Two-Headed Blue Shark Surfaces in Australia

There have only been a handful of reported cases of two-headed sharks.

This two-headed blue shark fetus was removed from its mother by fisherman Christopher Johnston in 2008, off the coast of Australia. Photograph by Christopher Johnston

We recently wrote about a two-headed bull shark found by fishermen. One of our readers, Christopher Johnston, then sent us an email with photos he had taken on September 27, 2008 of a similarly surprising find: a two-headed blue shark. As far as we know these photos have never been published anywhere before.

As we previously reported, there have been only about a half dozen reported cases of two-headed sharks. The phenomenon arises through conjoined development of twins, the same process that produces what used to be called Siamese twins in people. (See more examples of two-headed animals.)

In January 2011, scientists published a review of two-headed blue sharks in the journal Marine Biodiversity Records. The malformed female blue shark embryos the scientists examined had been found inside a pregnant adult female that had been caught in the Gulf of California off the western coast of Baja California Sur, Mexico.

The underside of the shark fetus. Photograph by CHRISTOPHER JOHNSTON

The researchers, led by Felipe Galván-Magaña, wrote, “Abnormal sharks showed asymmetric bicephaly that could be caused by the high number of embryos found in the uterus of the blue shark, which is the most fecund species of shark in the world. The abnormality probably began during the embryonic development.”

In the case of the two-headed blue shark that appears in the photos in this post, Johnston told us that he found it while working as a longline fisherman in the Indian Ocean. “I can’t remember exactly where we were, somewhere between 200 and 900 miles off West Australia,” Johnston told Ocean Views.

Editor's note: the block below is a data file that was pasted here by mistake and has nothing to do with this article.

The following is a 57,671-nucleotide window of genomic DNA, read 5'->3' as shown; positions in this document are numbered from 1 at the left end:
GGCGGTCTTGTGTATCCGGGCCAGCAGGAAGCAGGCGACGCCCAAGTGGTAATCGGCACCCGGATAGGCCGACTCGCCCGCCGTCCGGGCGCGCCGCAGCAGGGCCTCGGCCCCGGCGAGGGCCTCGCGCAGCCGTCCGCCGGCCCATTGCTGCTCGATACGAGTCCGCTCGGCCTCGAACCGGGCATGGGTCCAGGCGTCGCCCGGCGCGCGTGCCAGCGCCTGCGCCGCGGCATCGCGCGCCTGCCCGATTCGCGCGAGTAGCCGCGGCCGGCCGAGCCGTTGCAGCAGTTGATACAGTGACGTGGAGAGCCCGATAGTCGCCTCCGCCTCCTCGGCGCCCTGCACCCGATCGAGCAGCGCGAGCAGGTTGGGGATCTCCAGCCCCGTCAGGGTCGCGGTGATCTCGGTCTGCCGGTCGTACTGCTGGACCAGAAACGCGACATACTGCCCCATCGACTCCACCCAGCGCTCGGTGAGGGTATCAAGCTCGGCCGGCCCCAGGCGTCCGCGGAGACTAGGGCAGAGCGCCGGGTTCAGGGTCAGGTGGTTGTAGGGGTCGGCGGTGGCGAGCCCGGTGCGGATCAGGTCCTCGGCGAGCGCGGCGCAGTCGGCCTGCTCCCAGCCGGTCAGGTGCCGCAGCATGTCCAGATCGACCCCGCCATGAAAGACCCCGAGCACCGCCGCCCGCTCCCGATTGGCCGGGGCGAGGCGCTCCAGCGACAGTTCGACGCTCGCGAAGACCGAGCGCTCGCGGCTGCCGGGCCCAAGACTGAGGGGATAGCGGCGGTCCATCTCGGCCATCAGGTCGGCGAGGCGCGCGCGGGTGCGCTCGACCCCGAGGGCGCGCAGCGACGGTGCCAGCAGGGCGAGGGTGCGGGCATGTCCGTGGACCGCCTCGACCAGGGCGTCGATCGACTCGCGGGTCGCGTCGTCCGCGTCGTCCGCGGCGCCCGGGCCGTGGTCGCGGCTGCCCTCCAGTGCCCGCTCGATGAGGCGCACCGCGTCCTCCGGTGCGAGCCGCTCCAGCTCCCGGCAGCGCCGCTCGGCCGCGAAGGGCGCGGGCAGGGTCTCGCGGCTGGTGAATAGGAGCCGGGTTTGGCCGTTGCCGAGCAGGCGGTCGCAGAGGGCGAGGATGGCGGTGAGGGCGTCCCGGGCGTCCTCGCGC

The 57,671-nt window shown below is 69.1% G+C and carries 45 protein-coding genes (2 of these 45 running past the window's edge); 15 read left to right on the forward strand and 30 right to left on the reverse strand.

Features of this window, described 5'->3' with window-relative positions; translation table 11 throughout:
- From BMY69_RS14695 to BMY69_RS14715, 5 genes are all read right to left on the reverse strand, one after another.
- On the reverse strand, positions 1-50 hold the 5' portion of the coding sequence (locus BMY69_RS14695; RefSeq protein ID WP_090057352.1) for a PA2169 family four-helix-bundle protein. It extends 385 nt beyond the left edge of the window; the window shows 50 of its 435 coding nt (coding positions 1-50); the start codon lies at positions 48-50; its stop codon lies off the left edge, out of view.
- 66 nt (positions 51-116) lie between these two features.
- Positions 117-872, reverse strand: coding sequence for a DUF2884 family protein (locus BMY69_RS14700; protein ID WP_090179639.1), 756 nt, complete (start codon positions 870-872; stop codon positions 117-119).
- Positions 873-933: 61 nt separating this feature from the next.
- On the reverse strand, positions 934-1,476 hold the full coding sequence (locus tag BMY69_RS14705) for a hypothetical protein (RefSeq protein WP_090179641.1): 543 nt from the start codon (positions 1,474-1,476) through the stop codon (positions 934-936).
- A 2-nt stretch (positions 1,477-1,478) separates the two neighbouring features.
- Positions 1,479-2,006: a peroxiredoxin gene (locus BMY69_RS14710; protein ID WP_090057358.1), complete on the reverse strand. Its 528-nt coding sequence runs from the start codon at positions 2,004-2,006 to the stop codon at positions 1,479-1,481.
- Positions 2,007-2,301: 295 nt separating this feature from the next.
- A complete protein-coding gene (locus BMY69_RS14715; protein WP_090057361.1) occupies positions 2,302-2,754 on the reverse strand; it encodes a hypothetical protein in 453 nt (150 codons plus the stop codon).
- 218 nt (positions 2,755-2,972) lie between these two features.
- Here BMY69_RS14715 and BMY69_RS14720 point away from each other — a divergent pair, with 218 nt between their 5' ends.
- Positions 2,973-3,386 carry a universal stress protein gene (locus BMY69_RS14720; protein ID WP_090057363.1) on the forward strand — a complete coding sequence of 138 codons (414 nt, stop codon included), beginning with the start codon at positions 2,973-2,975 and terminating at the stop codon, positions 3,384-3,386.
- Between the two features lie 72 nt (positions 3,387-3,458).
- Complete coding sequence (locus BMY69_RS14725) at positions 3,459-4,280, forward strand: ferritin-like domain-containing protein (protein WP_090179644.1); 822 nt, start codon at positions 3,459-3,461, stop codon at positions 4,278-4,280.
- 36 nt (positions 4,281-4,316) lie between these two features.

“We pulled up a pregnant blue shark, cut it open, and there was the two-headed one,” he said.

“It was about two-thirds the size of the rest of the pups in length. I put it in the tank on the deck. It swam a little while, but it couldn’t swim properly, it just swam in one spot as if it were on a treadmill. I tried feeding it squid but it wasn’t interested.”

Johnston showed it to the captain and other crew, but he said they were too tired and focused on getting their work done to pay much attention.

After a short while the two-headed pup died, Johnston said. He snapped the photos shown here, then threw it back in the sea.

“I didn’t think it was that special but apparently it is,” Johnston said. “It looked like it had one dorsal fin and one umbilical cord. It had teeth like normal pups.”

 

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